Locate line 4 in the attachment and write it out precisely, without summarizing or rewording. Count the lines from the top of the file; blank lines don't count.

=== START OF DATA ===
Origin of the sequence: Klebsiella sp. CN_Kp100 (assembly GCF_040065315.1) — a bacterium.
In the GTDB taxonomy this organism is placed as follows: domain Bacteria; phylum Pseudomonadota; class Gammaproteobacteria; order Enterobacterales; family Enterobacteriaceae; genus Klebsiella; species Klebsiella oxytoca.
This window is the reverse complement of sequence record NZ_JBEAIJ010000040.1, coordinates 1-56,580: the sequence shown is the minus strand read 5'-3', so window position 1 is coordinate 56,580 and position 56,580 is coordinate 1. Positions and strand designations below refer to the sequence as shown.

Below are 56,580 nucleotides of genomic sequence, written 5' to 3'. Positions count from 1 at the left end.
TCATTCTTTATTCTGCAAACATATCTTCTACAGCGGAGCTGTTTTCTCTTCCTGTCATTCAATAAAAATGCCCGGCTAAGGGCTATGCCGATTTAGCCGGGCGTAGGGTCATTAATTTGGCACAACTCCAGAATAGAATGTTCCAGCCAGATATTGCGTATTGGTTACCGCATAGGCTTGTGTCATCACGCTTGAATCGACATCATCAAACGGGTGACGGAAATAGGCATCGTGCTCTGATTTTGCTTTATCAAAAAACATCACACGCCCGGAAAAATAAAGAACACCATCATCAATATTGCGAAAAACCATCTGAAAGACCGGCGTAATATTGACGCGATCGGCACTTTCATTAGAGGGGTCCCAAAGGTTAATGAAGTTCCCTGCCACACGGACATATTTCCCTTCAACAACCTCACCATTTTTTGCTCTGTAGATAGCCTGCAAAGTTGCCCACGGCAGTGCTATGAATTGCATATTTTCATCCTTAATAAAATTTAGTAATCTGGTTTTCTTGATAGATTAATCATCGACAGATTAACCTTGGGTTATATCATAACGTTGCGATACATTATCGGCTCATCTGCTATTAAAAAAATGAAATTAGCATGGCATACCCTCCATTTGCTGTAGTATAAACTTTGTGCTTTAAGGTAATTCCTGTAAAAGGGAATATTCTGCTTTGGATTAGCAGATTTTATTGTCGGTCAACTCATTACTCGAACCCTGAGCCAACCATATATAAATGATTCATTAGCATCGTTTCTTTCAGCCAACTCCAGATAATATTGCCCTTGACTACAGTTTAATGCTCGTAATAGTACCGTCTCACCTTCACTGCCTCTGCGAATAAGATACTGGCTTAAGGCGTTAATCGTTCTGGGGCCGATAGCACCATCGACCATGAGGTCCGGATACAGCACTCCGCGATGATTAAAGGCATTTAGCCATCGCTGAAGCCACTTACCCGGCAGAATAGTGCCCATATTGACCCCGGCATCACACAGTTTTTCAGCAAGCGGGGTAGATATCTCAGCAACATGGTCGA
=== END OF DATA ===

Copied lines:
Below are 56,580 nucleotides of genomic sequence, written 5' to 3'. Positions count from 1 at the left end.